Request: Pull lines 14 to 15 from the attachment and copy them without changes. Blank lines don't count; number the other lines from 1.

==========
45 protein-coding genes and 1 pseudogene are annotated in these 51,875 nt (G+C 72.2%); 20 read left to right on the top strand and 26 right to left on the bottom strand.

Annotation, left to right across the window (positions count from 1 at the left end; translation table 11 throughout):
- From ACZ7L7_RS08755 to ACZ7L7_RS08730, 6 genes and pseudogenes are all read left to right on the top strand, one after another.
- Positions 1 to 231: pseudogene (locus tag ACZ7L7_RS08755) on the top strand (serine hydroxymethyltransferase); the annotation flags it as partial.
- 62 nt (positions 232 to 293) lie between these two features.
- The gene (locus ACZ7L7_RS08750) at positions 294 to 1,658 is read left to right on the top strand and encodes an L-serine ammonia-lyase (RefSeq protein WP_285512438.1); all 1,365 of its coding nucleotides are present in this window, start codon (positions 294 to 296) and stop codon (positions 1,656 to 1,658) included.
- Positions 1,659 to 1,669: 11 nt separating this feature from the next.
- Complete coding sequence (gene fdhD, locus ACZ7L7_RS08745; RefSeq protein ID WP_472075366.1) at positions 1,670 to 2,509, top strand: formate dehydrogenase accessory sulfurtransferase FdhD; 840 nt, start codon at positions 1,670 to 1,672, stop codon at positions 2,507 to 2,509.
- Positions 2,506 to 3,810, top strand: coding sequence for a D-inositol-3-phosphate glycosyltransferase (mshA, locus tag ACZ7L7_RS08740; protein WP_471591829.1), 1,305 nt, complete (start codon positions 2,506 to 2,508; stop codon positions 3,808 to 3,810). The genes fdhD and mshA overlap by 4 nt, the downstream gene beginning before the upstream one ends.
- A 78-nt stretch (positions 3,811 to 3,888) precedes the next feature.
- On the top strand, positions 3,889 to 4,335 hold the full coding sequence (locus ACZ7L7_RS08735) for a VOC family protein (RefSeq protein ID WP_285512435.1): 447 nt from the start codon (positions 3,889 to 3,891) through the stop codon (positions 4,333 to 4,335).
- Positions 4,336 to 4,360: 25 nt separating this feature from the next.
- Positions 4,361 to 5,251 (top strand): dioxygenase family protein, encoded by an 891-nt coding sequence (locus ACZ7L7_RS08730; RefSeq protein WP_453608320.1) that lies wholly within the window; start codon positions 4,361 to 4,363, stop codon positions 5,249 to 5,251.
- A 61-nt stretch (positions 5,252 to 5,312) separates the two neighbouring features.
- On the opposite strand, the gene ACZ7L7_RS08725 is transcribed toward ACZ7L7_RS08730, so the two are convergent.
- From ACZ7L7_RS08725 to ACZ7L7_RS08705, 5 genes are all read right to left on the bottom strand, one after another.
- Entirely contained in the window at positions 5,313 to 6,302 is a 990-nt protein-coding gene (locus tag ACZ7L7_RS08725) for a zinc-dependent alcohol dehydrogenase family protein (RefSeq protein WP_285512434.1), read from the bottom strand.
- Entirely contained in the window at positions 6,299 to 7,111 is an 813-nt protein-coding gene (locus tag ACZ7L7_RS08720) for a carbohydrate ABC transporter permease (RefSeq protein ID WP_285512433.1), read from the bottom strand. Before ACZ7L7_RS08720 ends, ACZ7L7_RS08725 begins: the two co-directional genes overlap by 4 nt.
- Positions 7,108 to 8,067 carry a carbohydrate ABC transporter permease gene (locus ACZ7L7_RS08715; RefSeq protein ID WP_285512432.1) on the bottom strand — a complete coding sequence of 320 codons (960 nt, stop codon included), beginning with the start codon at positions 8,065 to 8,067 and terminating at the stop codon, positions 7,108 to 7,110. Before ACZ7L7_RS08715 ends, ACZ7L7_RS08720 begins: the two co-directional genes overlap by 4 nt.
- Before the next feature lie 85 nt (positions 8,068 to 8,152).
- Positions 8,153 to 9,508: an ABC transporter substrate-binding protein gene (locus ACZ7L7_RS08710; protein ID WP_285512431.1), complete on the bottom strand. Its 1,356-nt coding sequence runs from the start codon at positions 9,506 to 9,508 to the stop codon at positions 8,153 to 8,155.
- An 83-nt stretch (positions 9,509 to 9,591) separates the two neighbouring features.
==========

- A 61-nt stretch (positions 5,252 to 5,312) separates the two neighbouring features.
- On the opposite strand, the gene ACZ7L7_RS08725 is transcribed toward ACZ7L7_RS08730, so the two are convergent.